My point is that WoW is no longer just accessible. It is now handicap accessible. People that have no propensity for raiding, who actually don’t mind AFK’ing through most of LFR and then rolling need on everything that drops are flourishing, their lives made easier. The world’s largest MMO has all the mechanisms in place to allow an individual to play the game as anti-socially as humanly possible. Skill is no longer a requirement. Decency is no longer a requirement. All you need is a level 85, and a heartbeat.

If this post is too negative, I apologize. I don’t mean to be. But if you join an LFR raid, score consistently in the top three for DPS with your crappy gear, and your group wipes time and again on Ultraxion trash, it tends to strike a nerve.

Image courtesy of The Death Knight Diaries.

(Sidenote: if you are on the EU servers, pop in Aggamagan server, Alliance side. I play on a Night Elf Hunter called “Jehangir”.)

“What do Adam Jensen and Warcraft Rogues Have in Common?” or “Stupid Freaking Boss Fights”

October 20, 2011 1 comment

Inspired by Klepsacovic, I just realized something.

Q: What do Adam Jensen of Deus Ex: Human Revolutions and Rogues from World of Warcraft have in common?

A: They are both sneaky.

They stick to shadows.

They use hit and run tactics.

They put out an incredible amount of damage in short bursts.

And they both get stuck with boss fights where the only way to fight is out in the open, and none of their penchant for sneaky antics gets leveraged in any way!

“Deus Ex: Human Choices” or “Online Gaming Overload”

October 7, 2011 3 comments

Deus Ex: Human Choices

I just finished Deus Ex: Human Revolution after my second time through. My save files were corrupted right after I completed everything in Hengsha the second time around (about 80% of the game completed). As much as that had sucked, that actually turned out to be a blessing in disguise, because it turns out I had made some fairly silly augmentation choices.

Loved:

  • The various augmentations. Despite there being some really foolish augmentation choices, the overall system was well-thought out and true to the Deus Ex experience.
  • The stealth aspect was superb. I learned to take out entire groups of enemies using just single takedowns and the cover system (no double take-downs, no noise reduction, no forced distractions, no invisibility). You can upgrade your abilities to further augment the stealth play-style, eventually turning into an invisible killing machine. But I loved the fact that you could use stealth to your advantage from the very beginning.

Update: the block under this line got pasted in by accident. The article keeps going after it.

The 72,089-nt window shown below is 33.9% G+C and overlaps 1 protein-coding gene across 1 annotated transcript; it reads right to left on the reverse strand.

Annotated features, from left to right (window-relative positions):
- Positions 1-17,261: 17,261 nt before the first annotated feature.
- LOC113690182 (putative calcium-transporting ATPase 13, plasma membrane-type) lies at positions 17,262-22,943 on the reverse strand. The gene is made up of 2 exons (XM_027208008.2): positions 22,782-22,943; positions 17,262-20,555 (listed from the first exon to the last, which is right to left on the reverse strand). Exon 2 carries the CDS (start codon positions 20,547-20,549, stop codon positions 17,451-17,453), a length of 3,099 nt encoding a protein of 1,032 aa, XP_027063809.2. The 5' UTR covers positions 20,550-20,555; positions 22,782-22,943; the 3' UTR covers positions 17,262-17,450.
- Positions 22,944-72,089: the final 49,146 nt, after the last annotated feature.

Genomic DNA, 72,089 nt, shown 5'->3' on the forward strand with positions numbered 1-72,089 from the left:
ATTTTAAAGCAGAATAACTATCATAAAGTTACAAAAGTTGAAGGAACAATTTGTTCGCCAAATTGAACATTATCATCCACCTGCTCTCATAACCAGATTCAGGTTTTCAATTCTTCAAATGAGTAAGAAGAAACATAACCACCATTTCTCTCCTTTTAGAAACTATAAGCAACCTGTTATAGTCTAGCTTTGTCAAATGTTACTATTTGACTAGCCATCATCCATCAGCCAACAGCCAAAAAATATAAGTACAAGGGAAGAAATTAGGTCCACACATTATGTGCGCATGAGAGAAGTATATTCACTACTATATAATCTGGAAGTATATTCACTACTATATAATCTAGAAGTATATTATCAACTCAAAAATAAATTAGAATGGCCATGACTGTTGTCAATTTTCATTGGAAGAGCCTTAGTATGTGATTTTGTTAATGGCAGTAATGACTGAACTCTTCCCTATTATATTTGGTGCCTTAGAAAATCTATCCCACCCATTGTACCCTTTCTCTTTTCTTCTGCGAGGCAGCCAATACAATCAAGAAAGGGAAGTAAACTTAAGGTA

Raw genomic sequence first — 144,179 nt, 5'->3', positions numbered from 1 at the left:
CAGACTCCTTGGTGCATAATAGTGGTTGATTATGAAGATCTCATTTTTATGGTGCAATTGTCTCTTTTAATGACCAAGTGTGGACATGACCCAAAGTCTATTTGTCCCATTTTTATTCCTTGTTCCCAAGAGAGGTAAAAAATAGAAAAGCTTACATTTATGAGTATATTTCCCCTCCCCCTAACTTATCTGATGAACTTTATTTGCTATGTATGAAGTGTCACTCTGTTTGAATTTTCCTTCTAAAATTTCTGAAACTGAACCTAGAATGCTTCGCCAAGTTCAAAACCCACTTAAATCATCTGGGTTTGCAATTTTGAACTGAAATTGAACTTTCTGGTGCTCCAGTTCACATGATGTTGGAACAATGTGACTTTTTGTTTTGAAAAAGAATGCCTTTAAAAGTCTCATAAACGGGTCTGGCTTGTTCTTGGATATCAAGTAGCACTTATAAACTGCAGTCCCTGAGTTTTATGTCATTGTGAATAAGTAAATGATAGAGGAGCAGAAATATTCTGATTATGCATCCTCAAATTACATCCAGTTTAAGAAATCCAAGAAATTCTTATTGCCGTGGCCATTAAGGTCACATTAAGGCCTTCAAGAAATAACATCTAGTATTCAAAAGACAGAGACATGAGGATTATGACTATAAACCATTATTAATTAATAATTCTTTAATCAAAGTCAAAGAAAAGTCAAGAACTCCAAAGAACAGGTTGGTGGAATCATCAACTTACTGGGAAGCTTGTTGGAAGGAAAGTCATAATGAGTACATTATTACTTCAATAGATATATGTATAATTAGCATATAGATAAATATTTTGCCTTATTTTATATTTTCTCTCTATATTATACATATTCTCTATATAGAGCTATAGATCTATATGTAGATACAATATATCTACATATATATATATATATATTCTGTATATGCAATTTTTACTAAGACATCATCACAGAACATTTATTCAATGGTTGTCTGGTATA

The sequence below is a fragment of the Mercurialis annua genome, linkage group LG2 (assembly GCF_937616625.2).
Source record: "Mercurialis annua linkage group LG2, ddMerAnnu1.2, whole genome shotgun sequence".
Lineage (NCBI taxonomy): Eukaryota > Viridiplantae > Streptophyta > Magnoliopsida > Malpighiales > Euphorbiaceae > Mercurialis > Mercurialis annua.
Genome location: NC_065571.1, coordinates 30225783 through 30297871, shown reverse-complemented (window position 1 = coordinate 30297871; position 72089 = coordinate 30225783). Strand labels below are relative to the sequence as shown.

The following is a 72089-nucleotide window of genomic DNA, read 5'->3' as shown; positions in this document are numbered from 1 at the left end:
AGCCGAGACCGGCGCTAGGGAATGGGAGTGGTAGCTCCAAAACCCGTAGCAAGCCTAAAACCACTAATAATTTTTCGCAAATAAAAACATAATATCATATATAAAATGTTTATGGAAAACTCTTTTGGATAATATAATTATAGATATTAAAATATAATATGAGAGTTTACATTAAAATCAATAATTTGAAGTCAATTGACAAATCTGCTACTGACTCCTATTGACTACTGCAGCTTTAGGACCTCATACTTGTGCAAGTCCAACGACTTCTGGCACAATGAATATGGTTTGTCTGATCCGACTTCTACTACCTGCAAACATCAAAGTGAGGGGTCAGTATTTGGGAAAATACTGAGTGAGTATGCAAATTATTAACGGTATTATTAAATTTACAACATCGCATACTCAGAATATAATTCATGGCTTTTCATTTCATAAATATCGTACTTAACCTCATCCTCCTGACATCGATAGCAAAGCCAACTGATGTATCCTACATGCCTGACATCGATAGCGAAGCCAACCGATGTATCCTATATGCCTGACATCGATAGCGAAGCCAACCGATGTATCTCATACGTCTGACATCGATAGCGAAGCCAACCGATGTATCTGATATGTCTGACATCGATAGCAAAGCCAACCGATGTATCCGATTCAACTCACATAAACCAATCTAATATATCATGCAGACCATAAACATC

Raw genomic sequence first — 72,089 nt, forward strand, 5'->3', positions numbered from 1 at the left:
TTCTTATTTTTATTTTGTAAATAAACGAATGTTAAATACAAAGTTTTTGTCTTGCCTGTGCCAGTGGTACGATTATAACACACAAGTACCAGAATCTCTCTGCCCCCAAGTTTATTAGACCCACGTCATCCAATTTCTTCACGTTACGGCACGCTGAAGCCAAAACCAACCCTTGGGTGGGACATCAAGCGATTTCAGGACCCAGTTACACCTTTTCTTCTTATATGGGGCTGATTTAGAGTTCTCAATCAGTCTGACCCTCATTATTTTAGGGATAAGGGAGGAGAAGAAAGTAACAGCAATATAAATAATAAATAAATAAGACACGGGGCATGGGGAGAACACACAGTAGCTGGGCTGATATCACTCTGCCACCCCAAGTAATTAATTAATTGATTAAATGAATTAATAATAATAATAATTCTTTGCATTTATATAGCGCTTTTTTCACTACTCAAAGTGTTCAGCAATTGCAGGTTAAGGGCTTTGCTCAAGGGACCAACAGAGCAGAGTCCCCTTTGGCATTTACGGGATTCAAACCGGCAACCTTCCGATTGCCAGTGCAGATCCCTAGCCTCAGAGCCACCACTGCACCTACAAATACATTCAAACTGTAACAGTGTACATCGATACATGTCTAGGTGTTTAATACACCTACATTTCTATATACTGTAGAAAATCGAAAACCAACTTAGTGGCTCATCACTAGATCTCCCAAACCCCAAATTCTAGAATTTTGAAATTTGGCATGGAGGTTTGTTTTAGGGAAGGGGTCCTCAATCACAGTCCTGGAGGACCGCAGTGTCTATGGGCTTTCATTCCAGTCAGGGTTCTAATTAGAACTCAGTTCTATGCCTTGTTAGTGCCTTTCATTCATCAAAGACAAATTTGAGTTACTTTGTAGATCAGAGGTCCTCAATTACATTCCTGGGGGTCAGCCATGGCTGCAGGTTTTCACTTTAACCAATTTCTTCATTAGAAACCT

• The game offered multiple paths to reach your objective. I think it is a little misleading to say the game offers multiple options to complete an objective, because at the end of the day, you just need to get from point A to point B. The game does offer multiple paths to get there though. You can run and gun. You can use lethal takedowns and stick to the shadows. You can use non-lethal takedowns to pursue the path of being a pacifist. You can bypass most enemies en route to your objective.
  • The moral dilemma upon landing in Hengsha the second time. I had played as a pacifist the entire game, and I had to choose to remain a pacifist or to save a character’s life. I ended up choosing the later. It is moments like these that make great video games, when you are forced to make genuinely tough decisions, where the  option you choose isn’t the easiest or the most moral of the presented outcomes.

Did not Love:

  • The damn boss fights. They sucked. They didn’t offer “choice” in how to handle the boss. Each boss fight was “pump boss full of lead till it keels over”. As a stealth player, I was sorely disappointed.
  • The story, though well-written, can be summarized in about seven sentences.
  • Stealth gameplay adds artificial length to the game. If you shoot your way through and don’t engage in side-quests, I don’t think the main story would take you more than 5-6 hours. Which is a little lame.